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© Cambridge University Library

Million Pagoda Dharani


Cambridge University Library



Between 764 and 770


Empress Shôtoku ordered one million pagodas to be carved, with one million prayers to be printed and placed inside.

What does it look like?

These are miniature wooden pagodas. A pagoda is a tall tower that is often found at a Buddhist temple, and often has multiple storeys. If you take the top off one of these miniature pagodas, there is space for a piece of rolled up paper to be inserted. A Buddhist prayer was printed on the paper in Chinese characters.


Are there links to current religious practices or a modern equivalent?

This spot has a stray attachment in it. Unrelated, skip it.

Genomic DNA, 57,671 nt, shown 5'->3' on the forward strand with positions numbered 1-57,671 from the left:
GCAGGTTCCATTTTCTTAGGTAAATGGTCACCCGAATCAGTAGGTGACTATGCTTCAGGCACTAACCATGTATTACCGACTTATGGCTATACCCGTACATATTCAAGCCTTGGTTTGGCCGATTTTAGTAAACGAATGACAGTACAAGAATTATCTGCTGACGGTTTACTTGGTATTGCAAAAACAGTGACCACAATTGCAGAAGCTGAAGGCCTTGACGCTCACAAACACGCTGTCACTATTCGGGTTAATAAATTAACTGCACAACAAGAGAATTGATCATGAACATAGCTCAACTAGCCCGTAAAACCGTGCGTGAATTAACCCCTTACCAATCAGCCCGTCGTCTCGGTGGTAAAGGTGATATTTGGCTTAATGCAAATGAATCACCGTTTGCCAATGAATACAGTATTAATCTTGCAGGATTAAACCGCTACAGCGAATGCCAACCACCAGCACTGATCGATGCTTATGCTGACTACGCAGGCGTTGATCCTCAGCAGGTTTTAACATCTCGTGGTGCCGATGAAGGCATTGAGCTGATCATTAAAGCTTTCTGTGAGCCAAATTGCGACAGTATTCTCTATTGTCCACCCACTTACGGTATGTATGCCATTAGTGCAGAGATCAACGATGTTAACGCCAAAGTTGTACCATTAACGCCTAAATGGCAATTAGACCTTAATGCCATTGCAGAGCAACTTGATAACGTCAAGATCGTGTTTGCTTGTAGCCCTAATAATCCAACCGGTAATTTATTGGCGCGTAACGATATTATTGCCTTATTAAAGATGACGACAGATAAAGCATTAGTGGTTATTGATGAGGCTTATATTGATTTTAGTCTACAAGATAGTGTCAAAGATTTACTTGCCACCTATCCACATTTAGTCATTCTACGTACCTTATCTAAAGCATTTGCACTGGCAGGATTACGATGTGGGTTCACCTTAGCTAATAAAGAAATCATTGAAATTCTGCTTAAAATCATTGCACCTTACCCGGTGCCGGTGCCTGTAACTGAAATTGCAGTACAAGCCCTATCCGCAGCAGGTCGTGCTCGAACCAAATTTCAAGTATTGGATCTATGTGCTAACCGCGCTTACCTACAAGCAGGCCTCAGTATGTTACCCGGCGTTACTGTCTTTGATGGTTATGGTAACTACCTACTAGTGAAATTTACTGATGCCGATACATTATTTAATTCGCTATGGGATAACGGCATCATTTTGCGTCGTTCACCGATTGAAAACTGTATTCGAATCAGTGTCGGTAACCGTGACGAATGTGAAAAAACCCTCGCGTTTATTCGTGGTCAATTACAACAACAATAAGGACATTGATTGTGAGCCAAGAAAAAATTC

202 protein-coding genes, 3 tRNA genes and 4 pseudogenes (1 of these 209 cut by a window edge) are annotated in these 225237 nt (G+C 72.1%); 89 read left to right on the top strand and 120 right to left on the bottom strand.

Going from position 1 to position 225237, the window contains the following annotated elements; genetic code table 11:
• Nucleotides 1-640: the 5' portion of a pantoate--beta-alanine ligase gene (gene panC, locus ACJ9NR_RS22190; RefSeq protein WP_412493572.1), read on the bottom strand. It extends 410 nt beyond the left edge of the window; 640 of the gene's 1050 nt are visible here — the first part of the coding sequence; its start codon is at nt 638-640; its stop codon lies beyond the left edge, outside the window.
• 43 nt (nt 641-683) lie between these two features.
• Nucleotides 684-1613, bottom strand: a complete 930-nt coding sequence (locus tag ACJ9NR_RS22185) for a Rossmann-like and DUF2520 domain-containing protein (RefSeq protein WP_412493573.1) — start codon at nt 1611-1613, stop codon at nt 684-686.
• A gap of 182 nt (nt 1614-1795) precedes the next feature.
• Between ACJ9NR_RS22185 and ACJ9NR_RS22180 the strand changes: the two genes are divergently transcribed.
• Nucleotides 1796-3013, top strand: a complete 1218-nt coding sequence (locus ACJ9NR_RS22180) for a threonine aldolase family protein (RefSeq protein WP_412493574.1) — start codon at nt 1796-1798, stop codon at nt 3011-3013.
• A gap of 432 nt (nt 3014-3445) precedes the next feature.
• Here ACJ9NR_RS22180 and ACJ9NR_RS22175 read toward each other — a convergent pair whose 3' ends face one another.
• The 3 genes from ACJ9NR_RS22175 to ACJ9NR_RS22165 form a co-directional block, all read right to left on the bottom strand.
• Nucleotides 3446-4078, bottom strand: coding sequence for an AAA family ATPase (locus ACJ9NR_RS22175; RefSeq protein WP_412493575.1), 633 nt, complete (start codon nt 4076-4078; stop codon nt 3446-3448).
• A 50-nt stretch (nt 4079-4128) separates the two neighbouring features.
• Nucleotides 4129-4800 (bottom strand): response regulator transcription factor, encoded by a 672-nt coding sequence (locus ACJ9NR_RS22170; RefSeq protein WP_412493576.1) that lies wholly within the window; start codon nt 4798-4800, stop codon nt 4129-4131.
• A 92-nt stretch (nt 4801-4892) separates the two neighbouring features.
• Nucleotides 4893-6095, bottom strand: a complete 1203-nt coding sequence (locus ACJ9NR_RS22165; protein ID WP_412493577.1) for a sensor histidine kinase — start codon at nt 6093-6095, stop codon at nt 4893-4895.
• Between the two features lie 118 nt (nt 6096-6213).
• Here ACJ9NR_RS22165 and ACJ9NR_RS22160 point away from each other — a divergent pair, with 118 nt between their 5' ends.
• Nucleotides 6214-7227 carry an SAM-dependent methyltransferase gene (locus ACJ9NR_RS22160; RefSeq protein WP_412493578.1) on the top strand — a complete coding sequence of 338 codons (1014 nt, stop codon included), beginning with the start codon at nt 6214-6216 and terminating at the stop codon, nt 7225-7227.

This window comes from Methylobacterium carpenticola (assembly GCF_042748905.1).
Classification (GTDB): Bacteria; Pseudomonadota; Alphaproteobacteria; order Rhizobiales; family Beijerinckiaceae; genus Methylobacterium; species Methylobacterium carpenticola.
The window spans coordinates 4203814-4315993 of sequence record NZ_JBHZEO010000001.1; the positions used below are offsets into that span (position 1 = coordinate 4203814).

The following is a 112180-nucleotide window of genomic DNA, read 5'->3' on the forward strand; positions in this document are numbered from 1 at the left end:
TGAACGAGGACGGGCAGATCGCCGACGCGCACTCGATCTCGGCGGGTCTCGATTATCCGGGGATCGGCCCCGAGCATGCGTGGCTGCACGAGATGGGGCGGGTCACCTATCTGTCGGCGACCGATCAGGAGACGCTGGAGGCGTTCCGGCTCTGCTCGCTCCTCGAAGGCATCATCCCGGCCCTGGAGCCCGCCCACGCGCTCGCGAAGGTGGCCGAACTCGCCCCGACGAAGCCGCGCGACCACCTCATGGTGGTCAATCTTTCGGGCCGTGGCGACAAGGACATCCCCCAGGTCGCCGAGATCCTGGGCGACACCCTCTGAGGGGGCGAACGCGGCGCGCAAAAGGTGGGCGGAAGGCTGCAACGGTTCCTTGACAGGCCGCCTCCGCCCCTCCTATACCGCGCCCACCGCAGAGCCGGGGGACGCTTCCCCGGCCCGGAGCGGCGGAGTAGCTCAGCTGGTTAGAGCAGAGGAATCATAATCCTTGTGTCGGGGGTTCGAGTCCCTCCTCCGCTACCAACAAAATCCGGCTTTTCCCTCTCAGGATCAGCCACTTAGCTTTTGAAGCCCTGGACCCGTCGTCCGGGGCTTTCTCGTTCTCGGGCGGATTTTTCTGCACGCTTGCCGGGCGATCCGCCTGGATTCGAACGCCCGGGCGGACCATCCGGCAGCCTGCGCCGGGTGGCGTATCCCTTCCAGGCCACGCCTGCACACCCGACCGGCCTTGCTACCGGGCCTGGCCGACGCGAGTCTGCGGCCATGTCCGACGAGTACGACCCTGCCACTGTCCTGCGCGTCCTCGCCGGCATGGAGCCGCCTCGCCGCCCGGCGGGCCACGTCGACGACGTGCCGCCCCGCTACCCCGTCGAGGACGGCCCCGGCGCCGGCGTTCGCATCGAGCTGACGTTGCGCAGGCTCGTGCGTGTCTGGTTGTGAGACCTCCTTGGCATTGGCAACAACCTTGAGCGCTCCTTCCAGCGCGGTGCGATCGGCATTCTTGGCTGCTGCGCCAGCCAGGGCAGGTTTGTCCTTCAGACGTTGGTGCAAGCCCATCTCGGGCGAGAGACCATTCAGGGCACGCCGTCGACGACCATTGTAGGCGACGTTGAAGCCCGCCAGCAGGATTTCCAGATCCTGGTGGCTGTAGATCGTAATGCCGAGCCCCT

You can see full-size pagodas at Buddhist temples in Japan, China, Korea, and other countries today.

Why is it significant to the study of religion?

In the eighth century, and for many centuries afterward, Japanese Buddhists thought it was very virtuous to copy religious texts by hand or to ask others to copy them on their behalf. If it was seen as beneficial to copy a few religious texts by hand, then think of the merit of making a million of them by printing! Japanese Buddhists may not focus on copying out texts by hand today, but they still repeat prayers and make gifts to temples.

Where is it from, where is it now?

For details of how to visit the University Library, visit their website.



Cambridge University Digital Library

Hyakumantô darani (including 3D image)


BBC Bitesize

KS3 Religious Studies: Buddhism